Yesterday, I mocked Starz… today I shall praise them. Because, even though I don’t know exactly what Starz is, they have managed to create what I would rank as a Top Three comedy currently on television, Party Down.
Top Three? I can hear the howls of protest echoing through the corridors of our nation. Yes, Top Three. Because, while television has been as strong as it’s ever been over the past decade, it’s in a bit of a lull right now. HBO supposedly is primed for a comeback, but as of now they’re desolate. Entourage is ridiculous, Curb should be put out of its misery (even a Seinfeld reunion couldn’t save it last season) and I haven’t heard shouting from the rooftops about Treme. The networks – I don’t even know where to begin. Oh yeah… it’s 8:30 on a Tuesday, and until a moment ago I totally forgot Lost was on. While it hasn’t been a complete disaster of a season, it’s a pretty stark difference from the excitement I felt on Premiere Night. The Office has Jumped the Shark twelve times, and 30 Rock is super-unreliable (but still great at times). Thank god for Community and Parks & Recreation (the other comedies in the Top Three). I think CBS and FOX still exist, but I’ll have to wait for football season to be sure.
But, even in stronger times, I think that Party Down would stand out. First of all, one of the producer/writers is Ruddzie.
Who wouldn’t want to bring as much of him into their homes on a weekly basis as possible? The real driving force behind Party Down, however, seems to be Rob Thomas, the creator of Veronica Mars. He uses many of his regulars, so most episodes have a V.M. connection (I’ll take The Dilemma’s word on this). Between the excellent casting and the subtle writing, Thomas has created the rare television comedy that manages to be dark without being morose.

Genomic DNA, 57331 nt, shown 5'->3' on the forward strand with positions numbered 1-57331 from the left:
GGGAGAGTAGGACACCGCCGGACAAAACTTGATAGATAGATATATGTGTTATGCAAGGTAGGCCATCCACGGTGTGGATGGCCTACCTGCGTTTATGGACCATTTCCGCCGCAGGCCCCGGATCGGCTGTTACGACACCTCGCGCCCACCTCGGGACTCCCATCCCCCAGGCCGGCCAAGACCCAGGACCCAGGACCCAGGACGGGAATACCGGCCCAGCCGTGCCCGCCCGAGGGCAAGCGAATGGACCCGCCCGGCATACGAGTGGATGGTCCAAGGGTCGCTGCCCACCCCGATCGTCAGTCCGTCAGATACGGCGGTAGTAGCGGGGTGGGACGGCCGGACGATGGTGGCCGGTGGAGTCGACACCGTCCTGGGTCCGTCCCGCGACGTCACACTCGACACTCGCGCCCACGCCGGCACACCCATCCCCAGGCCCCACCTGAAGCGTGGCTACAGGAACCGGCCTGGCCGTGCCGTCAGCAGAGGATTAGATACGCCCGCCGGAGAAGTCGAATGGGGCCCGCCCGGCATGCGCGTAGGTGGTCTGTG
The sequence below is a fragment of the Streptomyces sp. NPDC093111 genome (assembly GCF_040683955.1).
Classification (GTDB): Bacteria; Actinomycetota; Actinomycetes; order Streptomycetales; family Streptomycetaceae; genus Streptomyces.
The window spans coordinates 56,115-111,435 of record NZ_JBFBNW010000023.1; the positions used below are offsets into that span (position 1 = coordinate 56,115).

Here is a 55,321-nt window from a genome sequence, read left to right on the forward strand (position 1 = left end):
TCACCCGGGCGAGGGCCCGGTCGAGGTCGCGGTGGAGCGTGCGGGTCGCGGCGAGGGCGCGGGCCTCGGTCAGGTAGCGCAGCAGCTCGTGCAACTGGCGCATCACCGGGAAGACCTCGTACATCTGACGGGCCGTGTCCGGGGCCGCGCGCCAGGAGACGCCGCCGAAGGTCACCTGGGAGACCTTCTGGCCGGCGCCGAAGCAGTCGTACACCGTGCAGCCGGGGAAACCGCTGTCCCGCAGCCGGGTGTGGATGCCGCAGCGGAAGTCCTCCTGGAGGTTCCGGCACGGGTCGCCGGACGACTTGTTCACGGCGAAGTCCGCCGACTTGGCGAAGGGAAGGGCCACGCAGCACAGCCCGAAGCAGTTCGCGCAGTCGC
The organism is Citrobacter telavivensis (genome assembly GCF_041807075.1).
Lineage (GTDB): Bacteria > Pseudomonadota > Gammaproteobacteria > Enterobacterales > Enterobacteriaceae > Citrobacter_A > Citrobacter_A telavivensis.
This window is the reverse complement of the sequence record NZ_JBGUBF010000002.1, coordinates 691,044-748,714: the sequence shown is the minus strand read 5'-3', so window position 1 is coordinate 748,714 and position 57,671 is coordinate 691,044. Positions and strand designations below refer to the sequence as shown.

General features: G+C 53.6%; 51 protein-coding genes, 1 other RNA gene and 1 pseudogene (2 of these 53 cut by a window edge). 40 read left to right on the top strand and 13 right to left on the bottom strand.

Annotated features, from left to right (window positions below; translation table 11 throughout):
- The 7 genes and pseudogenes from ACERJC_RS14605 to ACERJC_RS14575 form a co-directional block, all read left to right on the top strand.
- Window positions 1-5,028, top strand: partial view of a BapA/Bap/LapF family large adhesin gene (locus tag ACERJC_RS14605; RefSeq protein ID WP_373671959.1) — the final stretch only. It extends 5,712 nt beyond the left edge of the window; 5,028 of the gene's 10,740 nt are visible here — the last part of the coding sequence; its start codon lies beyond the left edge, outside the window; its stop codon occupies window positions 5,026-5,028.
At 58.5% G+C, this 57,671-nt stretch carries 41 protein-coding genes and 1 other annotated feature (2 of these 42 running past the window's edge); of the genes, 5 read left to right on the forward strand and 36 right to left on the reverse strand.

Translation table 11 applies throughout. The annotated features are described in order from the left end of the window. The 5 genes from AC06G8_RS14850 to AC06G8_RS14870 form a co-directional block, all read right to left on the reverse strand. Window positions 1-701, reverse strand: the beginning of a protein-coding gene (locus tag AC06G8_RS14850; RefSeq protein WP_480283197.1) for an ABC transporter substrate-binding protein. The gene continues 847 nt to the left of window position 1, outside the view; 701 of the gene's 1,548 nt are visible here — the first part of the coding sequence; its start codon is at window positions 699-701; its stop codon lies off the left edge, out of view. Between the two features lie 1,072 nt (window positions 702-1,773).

The plot revolves around a group of caterers, most of whom are aspiring actors (it’s set in L.A.) The protagonist is played by Adam Scott (the male nurse in Knocked Up), who quit acting before the series started. His big break was saying a catch phrase in a beer commercial, which he never ceases to be reminded of. His love interest is played by Lizzy Caplan (the arty chick from Mean Girls), who is attractive while still being a realistic catch for a 37-year-old caterer. Ken Marino (Wet Hot American Summer) plays their boss, who is trying to go straight but can’t help falling back into his drunken ways. The group is rounded out by Martin Starr, Jane Lynch and Ryan Hansen as fuck-up strivers.
Each episode takes place at a different catering job. This allows for a natural way to introduce guest stars, who have ranged from Kristin Bell to Steve Guttenberg. They’re rarely names, just “That Guys”, character actors that are always strong and welcome. Because the episodes are random snapshots of a group of co-workers, the plot mostly advances off-screen. This helps the show to avoid The Office trap, where the comedy is overwhelmed by the machinations of romantic sub-plots. It’s the best case of a show being able to create stand-alone episodes while also having a semblance of a narrative arc in a long time, if not ever.
The biggest drawback? Starz itself. Although all the episodes are available on Netflix On-Demand, nobody knows about the show. The network’s lack of pull means that they’re constantly losing characters. Jane Lynch left halfway through the first season to do Glee (and was replaced by Megan Mullally, the biggest character slot drop since Tiffani Amber-Theissen for Vanessa Marcil). And Adam Scott has just been snagged by Parks & Rec for next season. So see Party Down while you can… it’ll be forgotten sooner than Ned’s Atomic Dustbin, but it isn’t the show’s fault.